My colleague’s elderly father, since he had decided to do nothing, began to drift into depression. He had begun to feel pointless, with nothing to hold him to any routine. He had many things to do, presumably—meet friends and travel—but he made little effort, when he could, to realise these plans.
At the end of each day, a sense of emptiness began to engulf him. Since he had denied all work assignments that had come his way, he had begun to feel professionally irrelevant. Subconsciously, this led him to assert himself more and unnecessarily at home. He inadvertently began to interfere with all of what others at home were doing, and give unwarranted advice.
This isn’t an uncommon situation, where people decide they have worked enough and now will do all the things they have always wanted to do and pursue. A few simple checks can help those in similar situations, irrespective of age, to stay happily easy and unstrained in their time off.
The first, simplest and most important step is to have a routine of sorts. Waking up at a certain time, getting out of bed and getting dressed for the day, however casually, is essential to an open, alert and poised state of mind. People who lounge around in their night suits through the day are more inclined to feel low and unworthy.
As an example of how well this may work, a few years ago, a friend’s grandfather would wake up early, go for a walk with an attendant, (he was 86 then), shower and shave and be dressed in a three piece suit, with tie, by 8:30.
He would have a leisurely, though measured, breakfast and would sit on a desk to read his three newspapers till noon. After lunch at 12:30, he would snooze for an hour, and browse through a magazine or step out to meet a friend over tea. Sometimes he would go over to the club for a game of bridge. After an early and light supper, he would stroll in the colony for half hour before settling in to watch the news or sport highlights for a bit, till he would drop off. He kept this up until, at 93, he passed away, still all there in his mind.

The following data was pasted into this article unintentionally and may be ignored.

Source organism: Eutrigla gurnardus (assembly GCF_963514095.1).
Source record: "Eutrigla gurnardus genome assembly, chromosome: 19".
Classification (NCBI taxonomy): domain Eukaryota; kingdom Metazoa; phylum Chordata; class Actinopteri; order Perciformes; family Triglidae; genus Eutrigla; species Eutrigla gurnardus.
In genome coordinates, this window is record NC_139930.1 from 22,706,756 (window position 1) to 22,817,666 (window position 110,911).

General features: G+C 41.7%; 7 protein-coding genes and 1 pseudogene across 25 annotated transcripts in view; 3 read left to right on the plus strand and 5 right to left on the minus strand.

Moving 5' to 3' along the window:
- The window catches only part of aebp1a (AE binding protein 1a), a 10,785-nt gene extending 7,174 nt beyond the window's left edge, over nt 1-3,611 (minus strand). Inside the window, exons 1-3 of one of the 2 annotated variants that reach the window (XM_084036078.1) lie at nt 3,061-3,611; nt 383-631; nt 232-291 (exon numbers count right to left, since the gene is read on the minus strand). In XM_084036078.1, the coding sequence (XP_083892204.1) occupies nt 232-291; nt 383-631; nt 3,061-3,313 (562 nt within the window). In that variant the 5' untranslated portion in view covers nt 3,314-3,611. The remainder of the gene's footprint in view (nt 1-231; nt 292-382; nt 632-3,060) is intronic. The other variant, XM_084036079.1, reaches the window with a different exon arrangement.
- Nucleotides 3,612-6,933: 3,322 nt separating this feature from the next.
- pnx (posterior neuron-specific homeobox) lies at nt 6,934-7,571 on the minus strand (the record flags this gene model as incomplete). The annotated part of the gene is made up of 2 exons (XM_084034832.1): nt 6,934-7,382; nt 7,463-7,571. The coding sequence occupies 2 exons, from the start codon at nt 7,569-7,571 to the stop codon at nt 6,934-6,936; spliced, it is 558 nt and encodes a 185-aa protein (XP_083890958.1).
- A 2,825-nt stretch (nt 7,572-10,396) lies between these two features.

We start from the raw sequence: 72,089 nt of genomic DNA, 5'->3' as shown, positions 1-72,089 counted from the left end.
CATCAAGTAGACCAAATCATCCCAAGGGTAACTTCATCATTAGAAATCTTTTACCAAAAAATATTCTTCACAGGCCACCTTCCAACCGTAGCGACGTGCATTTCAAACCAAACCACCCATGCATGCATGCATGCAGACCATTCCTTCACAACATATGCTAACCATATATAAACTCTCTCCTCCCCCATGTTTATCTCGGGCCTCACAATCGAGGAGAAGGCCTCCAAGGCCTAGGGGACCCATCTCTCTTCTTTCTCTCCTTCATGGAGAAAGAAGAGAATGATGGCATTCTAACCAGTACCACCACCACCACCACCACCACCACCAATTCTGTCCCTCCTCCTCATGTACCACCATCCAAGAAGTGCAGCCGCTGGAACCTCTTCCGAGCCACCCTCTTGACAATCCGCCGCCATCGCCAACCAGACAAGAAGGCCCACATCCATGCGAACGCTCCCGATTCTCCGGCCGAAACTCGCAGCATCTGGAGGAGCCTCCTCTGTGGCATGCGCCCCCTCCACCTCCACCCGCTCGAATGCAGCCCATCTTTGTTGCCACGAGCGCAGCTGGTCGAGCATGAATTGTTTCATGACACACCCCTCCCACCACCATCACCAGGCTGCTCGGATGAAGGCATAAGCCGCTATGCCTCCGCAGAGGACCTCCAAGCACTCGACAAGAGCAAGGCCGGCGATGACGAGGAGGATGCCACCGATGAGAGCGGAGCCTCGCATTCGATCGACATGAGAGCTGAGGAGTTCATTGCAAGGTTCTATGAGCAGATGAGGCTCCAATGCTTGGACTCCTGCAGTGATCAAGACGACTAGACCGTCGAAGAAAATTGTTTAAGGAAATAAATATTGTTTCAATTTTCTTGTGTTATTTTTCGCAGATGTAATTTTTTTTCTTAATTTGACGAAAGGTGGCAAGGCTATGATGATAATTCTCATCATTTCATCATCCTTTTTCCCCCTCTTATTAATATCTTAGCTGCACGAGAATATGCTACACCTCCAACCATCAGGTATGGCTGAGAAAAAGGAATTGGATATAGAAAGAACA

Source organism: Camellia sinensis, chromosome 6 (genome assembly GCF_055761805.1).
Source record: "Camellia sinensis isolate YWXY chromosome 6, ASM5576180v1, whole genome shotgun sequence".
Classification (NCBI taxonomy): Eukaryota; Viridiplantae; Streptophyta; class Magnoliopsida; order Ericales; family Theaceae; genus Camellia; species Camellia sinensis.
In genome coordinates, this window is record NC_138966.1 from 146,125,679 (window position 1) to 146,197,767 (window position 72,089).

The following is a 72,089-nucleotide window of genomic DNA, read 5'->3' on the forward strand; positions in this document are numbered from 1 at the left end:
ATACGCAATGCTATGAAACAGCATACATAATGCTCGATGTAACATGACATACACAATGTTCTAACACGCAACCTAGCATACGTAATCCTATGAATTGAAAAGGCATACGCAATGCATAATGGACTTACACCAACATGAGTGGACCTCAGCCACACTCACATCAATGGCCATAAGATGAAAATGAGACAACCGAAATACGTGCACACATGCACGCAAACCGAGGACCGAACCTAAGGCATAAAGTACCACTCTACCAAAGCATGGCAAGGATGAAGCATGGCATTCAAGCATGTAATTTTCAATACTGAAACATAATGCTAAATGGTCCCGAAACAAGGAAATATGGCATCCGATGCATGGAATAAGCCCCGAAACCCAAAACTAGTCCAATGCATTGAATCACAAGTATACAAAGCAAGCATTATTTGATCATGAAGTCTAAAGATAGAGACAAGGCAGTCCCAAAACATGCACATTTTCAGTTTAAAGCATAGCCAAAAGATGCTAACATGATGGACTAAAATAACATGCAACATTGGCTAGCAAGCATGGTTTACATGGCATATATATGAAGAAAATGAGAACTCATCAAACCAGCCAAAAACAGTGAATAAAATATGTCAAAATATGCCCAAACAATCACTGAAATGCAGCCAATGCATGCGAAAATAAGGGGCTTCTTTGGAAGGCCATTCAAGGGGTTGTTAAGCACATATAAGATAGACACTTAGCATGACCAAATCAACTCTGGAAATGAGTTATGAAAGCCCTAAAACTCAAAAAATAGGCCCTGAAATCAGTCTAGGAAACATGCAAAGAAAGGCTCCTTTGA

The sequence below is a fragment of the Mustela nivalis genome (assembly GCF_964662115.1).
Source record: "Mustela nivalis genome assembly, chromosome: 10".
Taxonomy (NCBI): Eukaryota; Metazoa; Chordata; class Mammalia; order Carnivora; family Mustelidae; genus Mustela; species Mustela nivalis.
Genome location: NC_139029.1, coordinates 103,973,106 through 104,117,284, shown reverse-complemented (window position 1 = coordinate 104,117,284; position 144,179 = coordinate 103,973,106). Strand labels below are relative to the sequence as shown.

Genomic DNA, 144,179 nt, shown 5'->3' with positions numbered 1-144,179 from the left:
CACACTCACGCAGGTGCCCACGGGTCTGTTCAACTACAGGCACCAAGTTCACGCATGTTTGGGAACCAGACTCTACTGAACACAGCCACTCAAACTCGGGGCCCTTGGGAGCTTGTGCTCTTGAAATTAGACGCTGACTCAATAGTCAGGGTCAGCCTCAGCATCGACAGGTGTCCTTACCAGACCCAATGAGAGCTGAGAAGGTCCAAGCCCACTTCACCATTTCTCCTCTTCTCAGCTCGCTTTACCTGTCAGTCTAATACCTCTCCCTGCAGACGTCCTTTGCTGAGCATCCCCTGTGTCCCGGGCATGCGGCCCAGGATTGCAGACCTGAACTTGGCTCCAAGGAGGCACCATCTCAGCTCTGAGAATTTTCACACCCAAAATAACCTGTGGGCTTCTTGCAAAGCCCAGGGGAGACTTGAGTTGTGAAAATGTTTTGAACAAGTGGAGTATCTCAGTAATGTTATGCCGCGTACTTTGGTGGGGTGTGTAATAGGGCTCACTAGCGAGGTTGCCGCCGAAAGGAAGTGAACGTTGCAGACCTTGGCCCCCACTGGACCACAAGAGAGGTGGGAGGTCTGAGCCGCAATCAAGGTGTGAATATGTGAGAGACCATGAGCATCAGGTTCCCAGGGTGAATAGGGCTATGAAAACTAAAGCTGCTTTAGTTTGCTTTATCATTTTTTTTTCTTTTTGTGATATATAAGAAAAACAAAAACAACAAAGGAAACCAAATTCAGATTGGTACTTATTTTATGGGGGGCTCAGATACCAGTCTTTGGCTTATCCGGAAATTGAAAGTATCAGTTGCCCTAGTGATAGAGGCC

The fact that he stuck to a routine that included eating at fixed times and a measure of daily exercise lent balance to his mind, body and emotions. He kept his cheer and without imposing his views, was always good to talk to, on anything.
More importantly, his routine allowed him to keep his dignity. He had set himself things to do, and that kept him interested in his own business of getting on with the day.
Pursuing a hobby
For those who wish to be more active, pursuing one new thing can do wonders. Doing tactile things where the hands are in use does a lot to keep the mind and heart in balance as well. Or simply pay attention to all the things you do with your hands through the day, and do them mindfully—allowing them time to do them with grace.
For those who are interested, joining a language or any other study class can be fun. Besides keeping the mind alert, it offers a new social group of various ages, to hang out with. Sport that isn’t too strenuous, if one has friends to play with, can also help. Stepping out once or twice a week at least helps to keep a person presentable, connected and rooted in perspective, and leads to a stable sense of well-being.